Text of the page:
Secrets of Brooklyn Bridge Park

What makes this park, a new jewel for New York City, so successful?

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If twenty years ago you invited a New Yorker to have a picnic in the industrial shipping yards below the Brooklyn Bridge, between the roaring Brooklyn Queens Expressway and the East River, they might have thought you were nuts. Or maybe wanted to dispose of a body.

But today, one of the most popular parks in New York is on that river bank. Brooklyn Bridge Park, in fact, is not only a destination in the summer months, but a place where New Yorkers of all ages could be found out enjoying the scenery a few weeks ago on a freezing day in February.

There were mothers pushing strollers, two photographers setting up their tripods on the shoreline, a man in his fifties with a tiny Boston terrier, a group of middle school boys kicking chunks of snow, a young bride and groom posing for photos, and even a party of twenty-somethings firing up a hibachi grill on the Picnic Peninsula, all seemingly oblivious to the below-freezing weather.

Along with a group of about fifteen other urban planning enthusiasts, I was there to follow Matt Urbanski, one of the principal designers of the park, as he showed us the clever features that make this park so successful, and that bring a diverse crowd to the waterfront. 

Brooklyn Bridge Park offers something for everyone by integrating some of the best ideas of parks in New York and around the world. There is not a pathway, bench, or rock in the park that was placed without thought, but the overall effect is that of spontaneous social interaction and enjoyment.

Fencing inspired by New Zealand sheep farmers. (Ph: M Levin)
Fencing inspired by New Zealand sheep farmers, here with wire. (Photo: Madeleine Levin)

One small example Urbanski pointed out: a stroll through Central Park rarely goes uninterrupted by small plastic pickets and string, temporarily roping off different patches of plants and grass undergoing maintenance. Brooklyn Bridge Park, however, solves this kind of ongoing temporary problem with sets of short wooden posts inspired by New Zealand sheep fencing. The posts, which are unobtrusive to the landscape, can be turned into fences by simply running rope through metal hooks. This design solution, while simple and understated, considers not just the user experience within the park, but the experience of the park maintenance team as well.

A larger example: if you turn towards the water and Manhattan’s skyline, you are likely to forget the traffic of the Brooklyn-Queens Expressway. As the New York Times pointed out in an early piece on the park proposal, in April of 2000 (ten years before the park’s eventual opening), “Below the Brooklyn-Queens Expressway, in the middle of the park, planners have proposed creating a large open space. Currently, the noise from the elevated highway is deafening on the piers below.” But by using earth berms shaped by computer software, the noise of the expressway is now absorbed and forgotten along the Greenway Terrace on Pier 3. The differing levels of the terrace, inspired by Riverside Park and created by the noise berms and sloping hills, also adds levels to the view on the lawn, enhancing Manhattan’s skyline through its variability as one moves throughout the park.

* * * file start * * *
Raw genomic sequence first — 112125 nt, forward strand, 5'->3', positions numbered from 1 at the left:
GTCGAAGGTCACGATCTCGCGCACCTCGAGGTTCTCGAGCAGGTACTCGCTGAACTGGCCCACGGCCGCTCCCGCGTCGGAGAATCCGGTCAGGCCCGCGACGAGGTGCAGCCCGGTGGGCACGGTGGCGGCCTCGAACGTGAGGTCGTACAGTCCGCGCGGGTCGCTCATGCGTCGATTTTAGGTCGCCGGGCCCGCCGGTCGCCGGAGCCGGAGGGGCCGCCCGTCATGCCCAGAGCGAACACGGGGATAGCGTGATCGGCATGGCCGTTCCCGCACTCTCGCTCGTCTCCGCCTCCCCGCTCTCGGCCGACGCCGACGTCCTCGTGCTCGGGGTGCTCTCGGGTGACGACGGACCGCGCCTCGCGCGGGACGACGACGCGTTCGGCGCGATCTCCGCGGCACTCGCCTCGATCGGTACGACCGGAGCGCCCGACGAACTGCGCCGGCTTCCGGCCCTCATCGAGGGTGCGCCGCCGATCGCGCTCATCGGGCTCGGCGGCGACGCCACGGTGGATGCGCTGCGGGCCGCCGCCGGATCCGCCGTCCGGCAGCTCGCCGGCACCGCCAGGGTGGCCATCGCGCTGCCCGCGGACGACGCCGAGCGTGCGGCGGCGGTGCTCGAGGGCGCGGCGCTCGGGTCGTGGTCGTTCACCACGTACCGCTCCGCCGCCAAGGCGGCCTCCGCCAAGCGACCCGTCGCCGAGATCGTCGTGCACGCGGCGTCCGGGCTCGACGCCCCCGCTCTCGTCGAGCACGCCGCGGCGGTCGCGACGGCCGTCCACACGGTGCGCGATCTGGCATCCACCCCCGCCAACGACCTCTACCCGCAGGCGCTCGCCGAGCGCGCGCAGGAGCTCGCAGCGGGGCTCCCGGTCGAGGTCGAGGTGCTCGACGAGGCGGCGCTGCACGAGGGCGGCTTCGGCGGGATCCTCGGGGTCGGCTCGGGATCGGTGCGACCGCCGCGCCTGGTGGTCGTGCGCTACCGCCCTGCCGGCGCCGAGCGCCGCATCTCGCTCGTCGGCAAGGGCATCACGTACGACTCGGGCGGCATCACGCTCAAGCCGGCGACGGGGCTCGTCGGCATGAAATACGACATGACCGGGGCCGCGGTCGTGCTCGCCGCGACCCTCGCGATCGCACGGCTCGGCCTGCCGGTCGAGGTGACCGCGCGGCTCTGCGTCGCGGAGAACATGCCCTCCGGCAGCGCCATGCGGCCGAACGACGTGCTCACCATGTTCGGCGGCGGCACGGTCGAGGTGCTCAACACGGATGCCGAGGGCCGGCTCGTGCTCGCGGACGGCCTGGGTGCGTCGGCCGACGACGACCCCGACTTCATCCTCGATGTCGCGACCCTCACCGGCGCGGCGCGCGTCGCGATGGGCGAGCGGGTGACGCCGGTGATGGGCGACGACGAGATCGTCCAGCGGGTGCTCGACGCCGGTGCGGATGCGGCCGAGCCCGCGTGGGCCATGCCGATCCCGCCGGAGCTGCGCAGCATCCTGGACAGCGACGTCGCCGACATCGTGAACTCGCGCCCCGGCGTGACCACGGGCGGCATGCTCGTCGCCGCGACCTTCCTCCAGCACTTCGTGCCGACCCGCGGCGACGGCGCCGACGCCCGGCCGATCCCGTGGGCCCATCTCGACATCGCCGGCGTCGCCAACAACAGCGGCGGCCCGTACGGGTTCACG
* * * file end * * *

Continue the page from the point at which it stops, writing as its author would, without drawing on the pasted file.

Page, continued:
Besides recycling ideas from New York’s other parks, Brooklyn Bridge Park literally recycles pieces of the city. Granite walkways along the Greenway Terrace are made from pieces of the demolished Roosevelt Island Bridge. Larger cube-like stones salvaged from the Willis Avenue Bridge line the grass, creating impromptu seating, climbing, and playing spaces. As the Brooklyn Bridge Park website notes, “existing structures are recycled and reinvented for today’s park.” Those two words — recycled and reinvented — are hallmarks of the park, which is on the site of decommissioned Port Authority cargo piers.

Coney Island in 1913 (Wikipedia/BklynMuseum)
New Yorkers getting wet in Coney Island in 1913 (BrooklynMuseum)

Brooklyn Bridge Park, in the summer especially, becomes a place where families from outside the borough come to stay for the entire day. In considering the park as a draw for those outside the neighborhood, park planners turned towards old tales of 1920’s Coney Island. The goal is that like Coney Island patrons who paid 5 cents to ride the subway and carried suitcases with their swimsuits, party dresses, and bagged lunch, visitors to the park can make a day of their visit to the waterfront. The idea of a summer day spent at the park is apparent not just in the kayaking program, ice cream stand, and sporting facilities, but in the landscape offering formal and informal seating options, spots that invite guests to stop for a moment or an hour. The Granite Terrace invites guests to sit and view the skyline, while the Picnic Pier invites socialization over food. Rip-rap rocks prevent erosion on the shore, but the park’s planners brought these rocks from the shoreline all the way up to the grass, where it becomes informal seating. The benches around the park were designed specifically to mimic the industrial simplicity of the site.

Kayak dock at Pier 2 (Ph: BBP/J. Schaer)
Kayaks at Brooklyn Bridge Park in 2013 (Ph: BBP/J. Schaer)


Brooklyn Bridge Park was created not just by a top team of designers, planners, and private funds, but with the input of New York both in community forums and in the study of Central Park, Riverside Park, and Coney Island. In his talk, Urbanski also cited inspirations for the park outside of New York, including San Francisco’s Crissy Field and Vienna’s Schönbrunn Palace. But the park is a place created mostly from pieces and ideas of New York – and now loved and genuinely adopted by people of the city as well.

Images by MVA Inc, the design firm for Brooklyn Bridge Park
Images above from MVA Inc, the design firm for the park

Lead image: the park in spring, 2013. (Wikipedia)